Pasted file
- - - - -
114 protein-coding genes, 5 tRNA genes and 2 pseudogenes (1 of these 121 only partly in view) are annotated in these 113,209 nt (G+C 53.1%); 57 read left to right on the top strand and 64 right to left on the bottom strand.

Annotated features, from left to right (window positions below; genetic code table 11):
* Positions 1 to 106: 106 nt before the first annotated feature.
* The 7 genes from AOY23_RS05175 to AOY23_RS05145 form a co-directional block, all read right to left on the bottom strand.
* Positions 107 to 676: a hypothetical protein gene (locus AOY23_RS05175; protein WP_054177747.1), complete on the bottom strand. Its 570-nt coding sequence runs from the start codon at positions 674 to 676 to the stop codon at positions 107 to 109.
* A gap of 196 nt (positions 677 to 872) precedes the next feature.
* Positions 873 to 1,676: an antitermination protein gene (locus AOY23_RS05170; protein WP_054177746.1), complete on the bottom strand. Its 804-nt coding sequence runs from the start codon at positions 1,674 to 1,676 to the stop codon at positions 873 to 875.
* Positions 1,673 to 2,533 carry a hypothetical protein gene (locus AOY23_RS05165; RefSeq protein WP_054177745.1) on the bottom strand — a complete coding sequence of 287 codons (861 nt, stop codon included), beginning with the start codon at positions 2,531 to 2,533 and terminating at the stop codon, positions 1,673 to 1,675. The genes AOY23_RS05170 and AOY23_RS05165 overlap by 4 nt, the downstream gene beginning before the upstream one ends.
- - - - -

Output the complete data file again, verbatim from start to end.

114 protein-coding genes, 5 tRNA genes and 2 pseudogenes (1 of these 121 only partly in view) are annotated in these 113,209 nt (G+C 53.1%); 57 read left to right on the top strand and 64 right to left on the bottom strand.

Annotated features, from left to right (window positions below; genetic code table 11):
* Positions 1 to 106: 106 nt before the first annotated feature.
* The 7 genes from AOY23_RS05175 to AOY23_RS05145 form a co-directional block, all read right to left on the bottom strand.
* Positions 107 to 676: a hypothetical protein gene (locus AOY23_RS05175; protein WP_054177747.1), complete on the bottom strand. Its 570-nt coding sequence runs from the start codon at positions 674 to 676 to the stop codon at positions 107 to 109.
* A gap of 196 nt (positions 677 to 872) precedes the next feature.
* Positions 873 to 1,676: an antitermination protein gene (locus AOY23_RS05170; protein WP_054177746.1), complete on the bottom strand. Its 804-nt coding sequence runs from the start codon at positions 1,674 to 1,676 to the stop codon at positions 873 to 875.
* Positions 1,673 to 2,533 carry a hypothetical protein gene (locus AOY23_RS05165; RefSeq protein WP_054177745.1) on the bottom strand — a complete coding sequence of 287 codons (861 nt, stop codon included), beginning with the start codon at positions 2,531 to 2,533 and terminating at the stop codon, positions 1,673 to 1,675. The genes AOY23_RS05170 and AOY23_RS05165 overlap by 4 nt, the downstream gene beginning before the upstream one ends.